How it manifests: It’s not just being unable to poo or poop less often than is normal for you. It can also mean hard, dry, or lumpy stools or stools that are difficult or painful to pass or just a feeling that you haven’t quite emptied out. And when your stools stay in your body longer than normal, you’re likely to feel gassy and bloated.
Cycle triggers: It could be a temporary constipation rut due to changes in hormones just before menstruation. Things should loosen up when your period begins.
Gut triggers: There’s a lot: not enough fiber, dehydration, not being active enough, ignoring the urge to go, stress, medications … the list goes on.
How to tell one from the other: If you track your cycle, you might notice there’s a specific time you’re prone to being a bit more backed up than usual. And if it is hormones causing constipation, you know it’ll only be temporary.
Help yourself: If your constipation lasts longer, you should see a doctor. Also, try some of these:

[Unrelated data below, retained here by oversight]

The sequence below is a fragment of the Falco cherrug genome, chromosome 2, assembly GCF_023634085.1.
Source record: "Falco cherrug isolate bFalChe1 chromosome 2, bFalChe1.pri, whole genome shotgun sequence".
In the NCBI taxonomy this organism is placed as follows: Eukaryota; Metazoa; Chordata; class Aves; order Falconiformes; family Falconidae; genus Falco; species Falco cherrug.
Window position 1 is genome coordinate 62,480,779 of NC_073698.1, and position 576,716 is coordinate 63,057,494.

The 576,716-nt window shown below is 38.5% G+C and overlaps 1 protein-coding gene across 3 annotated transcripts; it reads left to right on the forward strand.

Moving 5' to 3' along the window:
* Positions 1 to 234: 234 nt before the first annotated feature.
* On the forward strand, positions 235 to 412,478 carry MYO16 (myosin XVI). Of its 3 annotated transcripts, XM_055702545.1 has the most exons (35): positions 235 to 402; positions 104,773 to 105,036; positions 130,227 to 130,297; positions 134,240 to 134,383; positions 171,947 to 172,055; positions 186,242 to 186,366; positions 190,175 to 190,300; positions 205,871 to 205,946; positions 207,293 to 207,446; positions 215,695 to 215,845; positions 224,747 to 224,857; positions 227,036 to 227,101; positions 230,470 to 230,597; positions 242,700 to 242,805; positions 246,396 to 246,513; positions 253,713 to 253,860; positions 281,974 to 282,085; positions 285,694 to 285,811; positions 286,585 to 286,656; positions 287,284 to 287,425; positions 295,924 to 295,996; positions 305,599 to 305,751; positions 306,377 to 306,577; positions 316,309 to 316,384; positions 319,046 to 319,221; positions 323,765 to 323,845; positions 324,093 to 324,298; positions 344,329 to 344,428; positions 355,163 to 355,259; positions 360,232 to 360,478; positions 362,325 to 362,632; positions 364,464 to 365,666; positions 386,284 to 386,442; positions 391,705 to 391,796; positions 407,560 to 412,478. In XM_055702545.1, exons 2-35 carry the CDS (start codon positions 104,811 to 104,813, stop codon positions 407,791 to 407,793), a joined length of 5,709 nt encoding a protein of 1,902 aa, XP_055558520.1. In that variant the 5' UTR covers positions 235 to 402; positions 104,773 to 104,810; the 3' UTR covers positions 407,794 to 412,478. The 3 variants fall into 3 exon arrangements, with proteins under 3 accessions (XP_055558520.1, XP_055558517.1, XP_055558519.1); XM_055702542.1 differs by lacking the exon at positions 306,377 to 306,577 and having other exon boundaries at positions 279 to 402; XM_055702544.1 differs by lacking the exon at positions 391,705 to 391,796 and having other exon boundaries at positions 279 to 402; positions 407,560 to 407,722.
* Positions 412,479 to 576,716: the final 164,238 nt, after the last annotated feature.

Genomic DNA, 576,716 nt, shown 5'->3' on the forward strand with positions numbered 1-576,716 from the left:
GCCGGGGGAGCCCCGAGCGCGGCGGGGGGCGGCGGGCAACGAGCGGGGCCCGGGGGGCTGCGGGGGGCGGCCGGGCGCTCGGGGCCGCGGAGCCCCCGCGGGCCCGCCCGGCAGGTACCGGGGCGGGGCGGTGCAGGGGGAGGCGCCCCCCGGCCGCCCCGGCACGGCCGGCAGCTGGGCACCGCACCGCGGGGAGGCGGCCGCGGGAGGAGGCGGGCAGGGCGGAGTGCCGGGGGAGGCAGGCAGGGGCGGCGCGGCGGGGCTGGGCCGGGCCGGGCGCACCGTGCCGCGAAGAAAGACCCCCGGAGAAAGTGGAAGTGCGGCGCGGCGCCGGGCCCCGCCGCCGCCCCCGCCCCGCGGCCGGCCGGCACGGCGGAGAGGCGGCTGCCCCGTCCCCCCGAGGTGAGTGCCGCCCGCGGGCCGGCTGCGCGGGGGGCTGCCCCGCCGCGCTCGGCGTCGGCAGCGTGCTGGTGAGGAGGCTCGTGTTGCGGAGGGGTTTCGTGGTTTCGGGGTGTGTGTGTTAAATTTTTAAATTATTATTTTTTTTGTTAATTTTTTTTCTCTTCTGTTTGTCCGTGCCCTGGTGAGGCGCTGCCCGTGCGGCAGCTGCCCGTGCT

Increase your fiber. Choose whole grain options whenever you can, add legumes like beans, chickpeas, and lentils to stews and salads, and eat more fruit, veggies, nuts, and seeds. But go slowly — adding too much fiber when you are not used to it can actually make bloating and gas worse.
Drink enough. The healthy recommendation is 6-8 glasses of fluid daily for an adult.
Move more. The American Heart Association advises 150 minutes of moderate or 75 minutes of intense exercise a week.
Don’t hold it in. When you need to go, go. If you don’t, things could get backed up.
Check your meds. Constipation is a side effect for some. If it’s becoming an issue for you, chat with your health care provider about other options.
Mind your mental health. It’s not common knowledge, but mental health can affect bowel habits. If you’re struggling with any kind of mental health issue, talk with your health care provider as soon as you can.